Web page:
Peanut oil: relatively stable, appropriate for the occasional stir-fry, BUT it has a high percentage of omega-6 & therefore it’s use should be limited.

Sesame oil: very much the same as peanut oil. Occasional use for stir-frys is fine, but limit the use due to the high percentage of omega-6.

Safflower, Corn, Sunflower, Soybean, & Cottonseed oils: they all contain over 50% omega-6 &, except for soybean oil, only minimal amounts of omega-3. Safflower oil contains almost 80% omega-6. Use of these oils should be greatly limited & they should never be consumed after having been heated, as in cooking, frying, or baking.

Canola oil: 23% omega-6 & 10-15% omega-3. This is the newest oil on the market. It was developed from the rape seed, a member of the mustard family, which is considered unsuited to human consumption because it contains a long chain fatty acid called erucic acid, which under some circumstances is associated with fibrotic heart lesions. Canola oil was bred to contain little if any erucic acid & has drawn the attention of nutritionists because of it’s high oleic-acid content. But there are some indications that canola oil presents dangers of it’s own. It has a high sulphur content & goes rancid easily. Baked goods made with canola oil develop mold very quickly. During the deodorizing process, the omega-3 fatty acids of processed canola oil are transformed into “trans” fatty acids, similar to those in margarine. One study indicates that it can actually create a deficiency of vitamin E, which is required for a healthy cardiovascular system. Other studies indicate that even low-erucic-acid canola oil causes heart lesions, particularly when the diet is also low in saturated fat. And additionally there are no more versions of canola plants that are GMO free. All canola plants have now ended up cross-pollinating with GMO canola plants. (Corn is a close second to this, it might already be there by now)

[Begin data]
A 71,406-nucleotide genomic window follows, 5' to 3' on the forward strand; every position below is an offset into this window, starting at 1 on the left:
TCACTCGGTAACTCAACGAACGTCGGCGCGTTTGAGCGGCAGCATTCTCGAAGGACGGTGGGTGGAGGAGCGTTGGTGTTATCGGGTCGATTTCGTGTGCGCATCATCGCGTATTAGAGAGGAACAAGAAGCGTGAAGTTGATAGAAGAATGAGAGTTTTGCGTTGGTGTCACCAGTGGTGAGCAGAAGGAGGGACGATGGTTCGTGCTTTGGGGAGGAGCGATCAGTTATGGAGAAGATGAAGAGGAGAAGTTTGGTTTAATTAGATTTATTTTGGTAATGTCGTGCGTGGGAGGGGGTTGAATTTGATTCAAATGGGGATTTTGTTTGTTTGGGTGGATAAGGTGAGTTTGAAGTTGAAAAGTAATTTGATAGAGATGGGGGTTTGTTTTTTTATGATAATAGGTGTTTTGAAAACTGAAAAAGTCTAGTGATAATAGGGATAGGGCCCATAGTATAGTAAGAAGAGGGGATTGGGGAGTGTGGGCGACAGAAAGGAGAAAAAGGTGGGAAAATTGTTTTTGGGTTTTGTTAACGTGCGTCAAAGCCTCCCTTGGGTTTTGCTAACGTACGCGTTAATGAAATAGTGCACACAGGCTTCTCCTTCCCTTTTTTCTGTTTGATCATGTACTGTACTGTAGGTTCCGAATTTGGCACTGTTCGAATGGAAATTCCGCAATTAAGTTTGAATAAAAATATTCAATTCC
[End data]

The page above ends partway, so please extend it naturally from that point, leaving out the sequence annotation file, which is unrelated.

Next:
Flax seed oil: 16% omega-6 & 57% omega-3. Because the ratio is reversed here (higher omega-3 than omega-6, which is rare) this provides a remedy for the omega-6/omega-3 imbalance that is so prevalent in America today. New extraction & bottling methods have minimized rancidity problems. It should always be kept refrigerated, never heated, & consumed in ‘small’ amounts in salad dressings & spreads.

Tropical oils: these are more saturated than other vegetable oils. Lauric acid is found in large quantities in both coconut oil as well as mother’s milk, and it has strong antifungal & antimicrobial properties.

In my house we mostly use butter & olive oil (most of the time I make my own butter, LOVE the fresh flavor of it!), but we are starting to try out coconut oil (LOVE the smell of it!!). My home-made baby formula recipe calls for extra virgin olive oil, coconut oil, cold pressed sunflower oil, & cod liver oil. So those are all in the house for the making of that. :) We used to cook with sunflower oil quite a bit, but since I did this research hubby & I have decided to not do that anymore & it will only be used cold (as in the baby formula).